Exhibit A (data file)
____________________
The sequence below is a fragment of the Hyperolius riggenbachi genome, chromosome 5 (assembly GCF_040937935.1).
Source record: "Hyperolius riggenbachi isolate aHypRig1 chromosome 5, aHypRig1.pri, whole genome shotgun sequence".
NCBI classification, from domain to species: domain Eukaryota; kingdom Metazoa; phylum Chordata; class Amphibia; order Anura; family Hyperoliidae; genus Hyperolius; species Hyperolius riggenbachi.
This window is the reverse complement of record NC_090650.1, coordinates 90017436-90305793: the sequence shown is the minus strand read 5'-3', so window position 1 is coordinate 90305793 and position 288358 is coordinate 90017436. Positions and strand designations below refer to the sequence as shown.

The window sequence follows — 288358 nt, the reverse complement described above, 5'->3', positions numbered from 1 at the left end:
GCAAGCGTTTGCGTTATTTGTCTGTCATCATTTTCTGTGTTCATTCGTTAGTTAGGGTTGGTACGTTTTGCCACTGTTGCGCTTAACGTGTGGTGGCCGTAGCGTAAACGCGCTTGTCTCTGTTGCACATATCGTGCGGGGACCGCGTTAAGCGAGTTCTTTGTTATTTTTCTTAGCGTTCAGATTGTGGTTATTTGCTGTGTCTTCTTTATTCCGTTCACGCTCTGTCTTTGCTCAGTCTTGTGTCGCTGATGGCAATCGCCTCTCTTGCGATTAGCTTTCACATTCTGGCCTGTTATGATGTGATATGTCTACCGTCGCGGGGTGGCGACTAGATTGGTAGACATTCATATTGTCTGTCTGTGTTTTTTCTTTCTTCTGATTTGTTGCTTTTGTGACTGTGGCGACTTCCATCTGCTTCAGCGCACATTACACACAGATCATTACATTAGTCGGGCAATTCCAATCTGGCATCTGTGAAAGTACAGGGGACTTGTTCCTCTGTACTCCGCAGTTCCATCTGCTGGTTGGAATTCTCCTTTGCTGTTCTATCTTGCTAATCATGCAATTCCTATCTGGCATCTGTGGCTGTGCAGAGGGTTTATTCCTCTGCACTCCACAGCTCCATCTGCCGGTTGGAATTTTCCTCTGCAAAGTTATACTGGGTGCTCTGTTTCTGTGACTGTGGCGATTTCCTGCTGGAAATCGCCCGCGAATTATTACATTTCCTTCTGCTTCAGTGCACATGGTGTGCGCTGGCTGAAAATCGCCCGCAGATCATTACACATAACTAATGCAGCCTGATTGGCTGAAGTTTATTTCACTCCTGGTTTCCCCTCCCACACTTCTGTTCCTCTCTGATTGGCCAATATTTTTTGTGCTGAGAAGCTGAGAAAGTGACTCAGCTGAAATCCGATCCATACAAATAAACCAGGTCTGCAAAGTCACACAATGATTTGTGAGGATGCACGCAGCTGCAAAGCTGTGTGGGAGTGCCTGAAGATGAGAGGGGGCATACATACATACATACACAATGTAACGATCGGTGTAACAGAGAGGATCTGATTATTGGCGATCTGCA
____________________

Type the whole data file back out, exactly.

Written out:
The sequence below is a fragment of the Hyperolius riggenbachi genome, chromosome 5 (assembly GCF_040937935.1).
Source record: "Hyperolius riggenbachi isolate aHypRig1 chromosome 5, aHypRig1.pri, whole genome shotgun sequence".
NCBI classification, from domain to species: domain Eukaryota; kingdom Metazoa; phylum Chordata; class Amphibia; order Anura; family Hyperoliidae; genus Hyperolius; species Hyperolius riggenbachi.
This window is the reverse complement of record NC_090650.1, coordinates 90017436-90305793: the sequence shown is the minus strand read 5'-3', so window position 1 is coordinate 90305793 and position 288358 is coordinate 90017436. Positions and strand designations below refer to the sequence as shown.

The window sequence follows — 288358 nt, the reverse complement described above, 5'->3', positions numbered from 1 at the left end:
GCAAGCGTTTGCGTTATTTGTCTGTCATCATTTTCTGTGTTCATTCGTTAGTTAGGGTTGGTACGTTTTGCCACTGTTGCGCTTAACGTGTGGTGGCCGTAGCGTAAACGCGCTTGTCTCTGTTGCACATATCGTGCGGGGACCGCGTTAAGCGAGTTCTTTGTTATTTTTCTTAGCGTTCAGATTGTGGTTATTTGCTGTGTCTTCTTTATTCCGTTCACGCTCTGTCTTTGCTCAGTCTTGTGTCGCTGATGGCAATCGCCTCTCTTGCGATTAGCTTTCACATTCTGGCCTGTTATGATGTGATATGTCTACCGTCGCGGGGTGGCGACTAGATTGGTAGACATTCATATTGTCTGTCTGTGTTTTTTCTTTCTTCTGATTTGTTGCTTTTGTGACTGTGGCGACTTCCATCTGCTTCAGCGCACATTACACACAGATCATTACATTAGTCGGGCAATTCCAATCTGGCATCTGTGAAAGTACAGGGGACTTGTTCCTCTGTACTCCGCAGTTCCATCTGCTGGTTGGAATTCTCCTTTGCTGTTCTATCTTGCTAATCATGCAATTCCTATCTGGCATCTGTGGCTGTGCAGAGGGTTTATTCCTCTGCACTCCACAGCTCCATCTGCCGGTTGGAATTTTCCTCTGCAAAGTTATACTGGGTGCTCTGTTTCTGTGACTGTGGCGATTTCCTGCTGGAAATCGCCCGCGAATTATTACATTTCCTTCTGCTTCAGTGCACATGGTGTGCGCTGGCTGAAAATCGCCCGCAGATCATTACACATAACTAATGCAGCCTGATTGGCTGAAGTTTATTTCACTCCTGGTTTCCCCTCCCACACTTCTGTTCCTCTCTGATTGGCCAATATTTTTTGTGCTGAGAAGCTGAGAAAGTGACTCAGCTGAAATCCGATCCATACAAATAAACCAGGTCTGCAAAGTCACACAATGATTTGTGAGGATGCACGCAGCTGCAAAGCTGTGTGGGAGTGCCTGAAGATGAGAGGGGGCATACATACATACATACACAATGTAACGATCGGTGTAACAGAGAGGATCTGATTATTGGCGATCTGCA